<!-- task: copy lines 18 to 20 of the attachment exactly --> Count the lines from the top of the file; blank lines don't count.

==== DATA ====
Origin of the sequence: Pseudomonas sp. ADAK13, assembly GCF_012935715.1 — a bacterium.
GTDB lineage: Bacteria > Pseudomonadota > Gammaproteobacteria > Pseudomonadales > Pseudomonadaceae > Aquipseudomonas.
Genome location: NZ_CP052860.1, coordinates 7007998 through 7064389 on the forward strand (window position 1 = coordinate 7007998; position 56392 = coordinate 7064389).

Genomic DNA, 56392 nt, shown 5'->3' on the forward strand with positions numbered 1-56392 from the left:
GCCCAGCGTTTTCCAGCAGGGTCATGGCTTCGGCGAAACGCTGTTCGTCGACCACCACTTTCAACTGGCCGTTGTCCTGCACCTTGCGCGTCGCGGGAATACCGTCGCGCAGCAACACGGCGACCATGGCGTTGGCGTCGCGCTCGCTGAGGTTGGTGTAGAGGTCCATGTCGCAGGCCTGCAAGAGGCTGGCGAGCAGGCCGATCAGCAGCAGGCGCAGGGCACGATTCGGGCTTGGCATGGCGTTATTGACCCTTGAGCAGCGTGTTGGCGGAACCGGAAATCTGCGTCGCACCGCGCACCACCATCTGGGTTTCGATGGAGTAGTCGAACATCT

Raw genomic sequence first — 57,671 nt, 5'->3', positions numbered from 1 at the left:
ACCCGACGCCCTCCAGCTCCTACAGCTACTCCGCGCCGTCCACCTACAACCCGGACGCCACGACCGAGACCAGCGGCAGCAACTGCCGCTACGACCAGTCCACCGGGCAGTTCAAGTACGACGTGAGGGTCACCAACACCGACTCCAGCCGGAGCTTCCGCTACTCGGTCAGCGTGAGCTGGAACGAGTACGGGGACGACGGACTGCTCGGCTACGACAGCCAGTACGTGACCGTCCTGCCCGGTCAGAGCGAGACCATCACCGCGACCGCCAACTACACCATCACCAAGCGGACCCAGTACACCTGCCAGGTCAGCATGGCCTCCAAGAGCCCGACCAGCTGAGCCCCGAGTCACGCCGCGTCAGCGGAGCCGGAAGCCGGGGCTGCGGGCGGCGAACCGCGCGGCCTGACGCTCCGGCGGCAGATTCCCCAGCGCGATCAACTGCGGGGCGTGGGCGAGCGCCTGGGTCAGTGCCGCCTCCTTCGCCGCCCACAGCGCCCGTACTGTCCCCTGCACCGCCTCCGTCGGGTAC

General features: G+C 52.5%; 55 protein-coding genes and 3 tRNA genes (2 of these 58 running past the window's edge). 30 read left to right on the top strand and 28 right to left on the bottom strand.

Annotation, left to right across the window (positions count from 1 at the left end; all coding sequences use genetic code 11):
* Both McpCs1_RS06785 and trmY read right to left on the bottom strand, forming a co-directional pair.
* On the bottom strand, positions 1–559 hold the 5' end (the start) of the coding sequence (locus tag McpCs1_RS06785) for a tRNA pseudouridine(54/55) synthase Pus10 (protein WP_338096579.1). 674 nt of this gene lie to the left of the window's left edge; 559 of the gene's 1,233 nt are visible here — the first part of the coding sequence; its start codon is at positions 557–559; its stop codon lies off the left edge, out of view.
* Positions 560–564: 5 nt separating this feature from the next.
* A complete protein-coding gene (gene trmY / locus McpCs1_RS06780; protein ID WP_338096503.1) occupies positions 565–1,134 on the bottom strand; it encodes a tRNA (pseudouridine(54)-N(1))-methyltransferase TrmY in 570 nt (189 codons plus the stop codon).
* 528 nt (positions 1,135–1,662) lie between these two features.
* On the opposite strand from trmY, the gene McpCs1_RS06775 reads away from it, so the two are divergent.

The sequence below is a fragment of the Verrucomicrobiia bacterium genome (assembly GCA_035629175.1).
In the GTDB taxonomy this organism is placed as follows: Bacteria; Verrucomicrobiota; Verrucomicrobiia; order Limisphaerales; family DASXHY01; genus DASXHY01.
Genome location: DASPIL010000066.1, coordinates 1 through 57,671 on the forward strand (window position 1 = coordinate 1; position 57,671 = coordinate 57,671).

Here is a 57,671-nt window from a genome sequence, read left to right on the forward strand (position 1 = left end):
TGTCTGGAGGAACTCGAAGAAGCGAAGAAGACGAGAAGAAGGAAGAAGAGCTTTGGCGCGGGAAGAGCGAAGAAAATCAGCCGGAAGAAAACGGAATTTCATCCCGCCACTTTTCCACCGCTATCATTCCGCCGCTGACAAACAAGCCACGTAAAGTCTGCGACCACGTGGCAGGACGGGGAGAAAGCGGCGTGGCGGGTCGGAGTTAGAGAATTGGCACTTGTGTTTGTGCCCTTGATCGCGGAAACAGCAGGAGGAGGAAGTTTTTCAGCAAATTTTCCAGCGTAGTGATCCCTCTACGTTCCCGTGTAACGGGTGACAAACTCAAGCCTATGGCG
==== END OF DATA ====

Genome location: DASPIL010000066.1, coordinates 1 through 57,671 on the forward strand (window position 1 = coordinate 1; position 57,671 = coordinate 57,671).

Here is a 57,671-nt window from a genome sequence, read left to right on the forward strand (position 1 = left end):
TGTCTGGAGGAACTCGAAGAAGCGAAGAAGACGAGAAGAAGGAAGAAGAGCTTTGGCGCGGGAAGAGCGAAGAAAATCAGCCGGAAGAAAACGGAATTTCATCCCGCCACTTTTCCACCGCTATCATTCCGCCGCTGACAAACAAGCCACGTAAAGTCTGCGACCACGTGGCAGGACGGGGAGAAAGCGGCGTGGCGGGTCGGAGTTAGAGAATTGGCACTTGTGTTTGTGCCCTTGATCGCGGAAACAGCAGGAGGAGGAAGTTTTTCAGCAAATTTTCCAGCGTAGTGATCCCTCTACGTTCCCGTGTAACGGGTGACAAACTCAAGCCTATGGCG